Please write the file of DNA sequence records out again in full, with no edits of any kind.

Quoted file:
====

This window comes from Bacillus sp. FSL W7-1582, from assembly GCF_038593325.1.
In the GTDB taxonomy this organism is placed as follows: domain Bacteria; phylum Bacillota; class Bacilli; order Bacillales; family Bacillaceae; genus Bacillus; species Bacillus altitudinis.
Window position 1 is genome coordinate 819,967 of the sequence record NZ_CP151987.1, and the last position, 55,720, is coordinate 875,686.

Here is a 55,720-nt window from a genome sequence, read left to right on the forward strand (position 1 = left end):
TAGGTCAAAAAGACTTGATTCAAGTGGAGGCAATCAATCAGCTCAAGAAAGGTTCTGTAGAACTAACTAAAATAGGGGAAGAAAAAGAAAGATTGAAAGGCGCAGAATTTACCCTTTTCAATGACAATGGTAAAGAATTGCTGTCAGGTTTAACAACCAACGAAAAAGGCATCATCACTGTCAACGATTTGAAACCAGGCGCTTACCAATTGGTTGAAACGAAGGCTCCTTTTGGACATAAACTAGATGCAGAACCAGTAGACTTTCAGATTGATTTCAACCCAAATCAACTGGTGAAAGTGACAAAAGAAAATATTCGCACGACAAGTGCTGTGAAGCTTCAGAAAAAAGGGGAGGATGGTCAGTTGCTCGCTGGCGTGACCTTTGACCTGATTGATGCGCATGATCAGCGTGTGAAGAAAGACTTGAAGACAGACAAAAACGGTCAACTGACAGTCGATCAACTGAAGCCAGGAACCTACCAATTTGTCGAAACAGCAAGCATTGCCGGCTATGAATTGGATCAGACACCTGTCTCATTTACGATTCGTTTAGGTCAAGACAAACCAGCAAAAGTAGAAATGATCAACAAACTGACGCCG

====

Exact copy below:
This window comes from Bacillus sp. FSL W7-1582, from assembly GCF_038593325.1.
In the GTDB taxonomy this organism is placed as follows: domain Bacteria; phylum Bacillota; class Bacilli; order Bacillales; family Bacillaceae; genus Bacillus; species Bacillus altitudinis.
Window position 1 is genome coordinate 819,967 of the sequence record NZ_CP151987.1, and the last position, 55,720, is coordinate 875,686.

Here is a 55,720-nt window from a genome sequence, read left to right on the forward strand (position 1 = left end):
TAGGTCAAAAAGACTTGATTCAAGTGGAGGCAATCAATCAGCTCAAGAAAGGTTCTGTAGAACTAACTAAAATAGGGGAAGAAAAAGAAAGATTGAAAGGCGCAGAATTTACCCTTTTCAATGACAATGGTAAAGAATTGCTGTCAGGTTTAACAACCAACGAAAAAGGCATCATCACTGTCAACGATTTGAAACCAGGCGCTTACCAATTGGTTGAAACGAAGGCTCCTTTTGGACATAAACTAGATGCAGAACCAGTAGACTTTCAGATTGATTTCAACCCAAATCAACTGGTGAAAGTGACAAAAGAAAATATTCGCACGACAAGTGCTGTGAAGCTTCAGAAAAAAGGGGAGGATGGTCAGTTGCTCGCTGGCGTGACCTTTGACCTGATTGATGCGCATGATCAGCGTGTGAAGAAAGACTTGAAGACAGACAAAAACGGTCAACTGACAGTCGATCAACTGAAGCCAGGAACCTACCAATTTGTCGAAACAGCAAGCATTGCCGGCTATGAATTGGATCAGACACCTGTCTCATTTACGATTCGTTTAGGTCAAGACAAACCAGCAAAAGTAGAAATGATCAACAAACTGACGCCG